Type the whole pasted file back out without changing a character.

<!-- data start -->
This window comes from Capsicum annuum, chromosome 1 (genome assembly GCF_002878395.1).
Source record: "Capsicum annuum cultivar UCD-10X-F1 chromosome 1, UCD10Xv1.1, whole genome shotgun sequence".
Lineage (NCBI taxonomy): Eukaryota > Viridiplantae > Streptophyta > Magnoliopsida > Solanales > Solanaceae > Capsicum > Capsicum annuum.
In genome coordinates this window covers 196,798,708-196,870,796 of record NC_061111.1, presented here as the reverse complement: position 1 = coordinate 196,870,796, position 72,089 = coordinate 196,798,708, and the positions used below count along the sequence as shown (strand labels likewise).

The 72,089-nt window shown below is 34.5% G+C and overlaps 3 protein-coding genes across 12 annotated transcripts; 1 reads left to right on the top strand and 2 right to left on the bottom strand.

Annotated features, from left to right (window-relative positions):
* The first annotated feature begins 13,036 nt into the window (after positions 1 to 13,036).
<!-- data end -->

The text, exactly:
This window comes from Capsicum annuum, chromosome 1 (genome assembly GCF_002878395.1).
Source record: "Capsicum annuum cultivar UCD-10X-F1 chromosome 1, UCD10Xv1.1, whole genome shotgun sequence".
Lineage (NCBI taxonomy): Eukaryota > Viridiplantae > Streptophyta > Magnoliopsida > Solanales > Solanaceae > Capsicum > Capsicum annuum.
In genome coordinates this window covers 196,798,708-196,870,796 of record NC_061111.1, presented here as the reverse complement: position 1 = coordinate 196,870,796, position 72,089 = coordinate 196,798,708, and the positions used below count along the sequence as shown (strand labels likewise).

The 72,089-nt window shown below is 34.5% G+C and overlaps 3 protein-coding genes across 12 annotated transcripts; 1 reads left to right on the top strand and 2 right to left on the bottom strand.

Annotated features, from left to right (window-relative positions):
* The first annotated feature begins 13,036 nt into the window (after positions 1 to 13,036).